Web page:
U.S. Bank and Wells Fargo recently announced that they are now offering college students the chance to take out a fixed-rate private student loan. This latest development indicates the end of the monopoly that variable rate loans held over the private student loan sector. Now those who need to borrow more than their federal loans can cover – which is the majority of student borrowers, as it turns out – can weigh their options between fixed and variable rate private loans.
Private loans are the norm for most college students, as federal loans are typically capped at a meager $31,000, according to an article published in The New York Times late last week. With most public four-year universities costing students more than $40,000 for a bachelor’s degree, it is clear that students and their families still have to make up the $9,000 difference not covered by federal loans – and that is only if students receive a full $31,000 from the government and if their tuition is exactly $40,000 for all four years of learning. Most major public universities have a heftier sticker price, with the University of Texas in Austin averaging $42,648 total for in-state tuition, not including the price of books and living, which can easily add another $5,000 to the bill per academic year, according to the National Center for Education Statistics. Those who decide to earn a degree from a private institution can expect to pay approximately twice as much on their education, further driving up the need for a private loan to cover what federal loans cannot accomodate.
A fixed-rate private student loan is exactly what it sounds like – a private loan where borrowers will stick with one rate throughout their entire repayment period instead of having their interest rate fluctuate. Private student loans tend to have higher interest rates in general in comparison to federal loans, which hover around a 3-4% interest rate. However, fixed-rate loans boast an even higher interest rate from the get-go in comparison to variable interest rates, but borrowers will always owe the same amount each month instead of having to worry about their interest rates climbing higher and higher with each bill. At U.S. Bank, one of the providers of the fixed-rate loan, the annual percentage rate is about 7.8%, while at Wells Fargo, the annual percentage is about 7.29%, though individual circumstances can push that rate up to a whopping 14.21%, according to The New York Times article.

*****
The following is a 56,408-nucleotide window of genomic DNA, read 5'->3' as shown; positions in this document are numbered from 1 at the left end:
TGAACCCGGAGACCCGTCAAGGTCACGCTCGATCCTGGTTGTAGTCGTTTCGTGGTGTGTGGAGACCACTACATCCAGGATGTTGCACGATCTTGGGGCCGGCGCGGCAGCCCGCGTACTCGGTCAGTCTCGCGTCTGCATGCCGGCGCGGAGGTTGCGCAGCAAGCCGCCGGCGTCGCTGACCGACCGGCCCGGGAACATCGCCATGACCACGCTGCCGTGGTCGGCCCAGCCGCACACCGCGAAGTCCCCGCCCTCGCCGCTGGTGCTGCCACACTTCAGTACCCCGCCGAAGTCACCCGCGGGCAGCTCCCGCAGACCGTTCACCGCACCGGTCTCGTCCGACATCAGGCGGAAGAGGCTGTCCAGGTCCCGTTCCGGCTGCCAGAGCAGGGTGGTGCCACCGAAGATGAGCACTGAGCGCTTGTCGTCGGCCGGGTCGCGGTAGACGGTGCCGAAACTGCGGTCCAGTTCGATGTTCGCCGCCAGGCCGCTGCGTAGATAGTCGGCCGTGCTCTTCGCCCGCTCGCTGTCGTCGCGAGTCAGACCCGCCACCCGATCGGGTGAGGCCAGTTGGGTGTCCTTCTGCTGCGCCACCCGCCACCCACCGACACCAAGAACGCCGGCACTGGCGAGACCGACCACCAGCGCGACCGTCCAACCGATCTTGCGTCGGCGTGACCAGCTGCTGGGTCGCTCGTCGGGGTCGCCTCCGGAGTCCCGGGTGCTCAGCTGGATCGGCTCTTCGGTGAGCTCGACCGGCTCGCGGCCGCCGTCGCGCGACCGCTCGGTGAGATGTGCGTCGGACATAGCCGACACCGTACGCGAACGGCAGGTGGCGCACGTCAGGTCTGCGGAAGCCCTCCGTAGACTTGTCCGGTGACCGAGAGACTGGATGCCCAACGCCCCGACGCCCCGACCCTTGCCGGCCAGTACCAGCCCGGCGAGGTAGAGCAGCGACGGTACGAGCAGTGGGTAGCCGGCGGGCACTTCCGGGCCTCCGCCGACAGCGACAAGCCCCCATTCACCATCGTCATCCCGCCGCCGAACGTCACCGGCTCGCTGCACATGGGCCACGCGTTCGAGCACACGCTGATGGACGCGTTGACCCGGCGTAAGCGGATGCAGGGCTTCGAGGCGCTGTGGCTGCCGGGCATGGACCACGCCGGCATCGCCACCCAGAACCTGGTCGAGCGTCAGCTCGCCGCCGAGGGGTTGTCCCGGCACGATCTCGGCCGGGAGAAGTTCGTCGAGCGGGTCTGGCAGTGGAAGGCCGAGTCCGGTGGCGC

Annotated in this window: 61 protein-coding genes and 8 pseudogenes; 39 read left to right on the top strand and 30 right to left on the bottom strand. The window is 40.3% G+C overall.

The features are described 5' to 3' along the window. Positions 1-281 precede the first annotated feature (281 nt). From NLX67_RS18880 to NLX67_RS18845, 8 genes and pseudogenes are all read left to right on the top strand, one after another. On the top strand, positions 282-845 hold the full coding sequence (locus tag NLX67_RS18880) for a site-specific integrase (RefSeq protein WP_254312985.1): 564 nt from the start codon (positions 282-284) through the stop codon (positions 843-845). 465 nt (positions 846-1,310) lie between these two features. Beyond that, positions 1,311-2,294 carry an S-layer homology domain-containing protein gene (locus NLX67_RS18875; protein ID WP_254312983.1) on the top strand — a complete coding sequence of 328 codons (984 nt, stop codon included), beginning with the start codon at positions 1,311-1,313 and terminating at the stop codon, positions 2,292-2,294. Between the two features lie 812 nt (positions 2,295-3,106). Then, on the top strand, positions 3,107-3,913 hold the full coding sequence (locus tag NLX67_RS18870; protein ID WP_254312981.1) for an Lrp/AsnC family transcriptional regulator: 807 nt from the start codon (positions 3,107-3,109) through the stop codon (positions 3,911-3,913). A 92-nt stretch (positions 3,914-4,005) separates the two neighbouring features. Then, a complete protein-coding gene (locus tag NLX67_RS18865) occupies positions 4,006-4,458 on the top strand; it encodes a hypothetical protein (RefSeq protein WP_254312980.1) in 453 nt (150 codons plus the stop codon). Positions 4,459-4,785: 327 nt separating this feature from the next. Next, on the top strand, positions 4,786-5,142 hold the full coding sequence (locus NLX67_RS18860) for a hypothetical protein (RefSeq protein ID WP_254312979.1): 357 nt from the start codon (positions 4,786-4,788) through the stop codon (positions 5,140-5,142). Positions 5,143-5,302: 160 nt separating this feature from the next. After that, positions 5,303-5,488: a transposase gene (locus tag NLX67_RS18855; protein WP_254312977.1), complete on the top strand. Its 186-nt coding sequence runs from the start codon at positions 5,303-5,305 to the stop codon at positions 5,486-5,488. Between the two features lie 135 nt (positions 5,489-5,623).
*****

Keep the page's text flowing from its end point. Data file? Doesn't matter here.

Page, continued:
The biggest benefit for borrowers who explore the fixed-rate loan option is the certainty of knowing exactly how much they will owe each month until their entire loan is paid off. Some will pay more for this security, but for those who value certainty, the extra money is well worth the peace of mind. The introduction of the fixed-rate option also does not affect those who prefer to stick with variable rate private student loans; instead, it is only added as another option to help students pay off their college debt.
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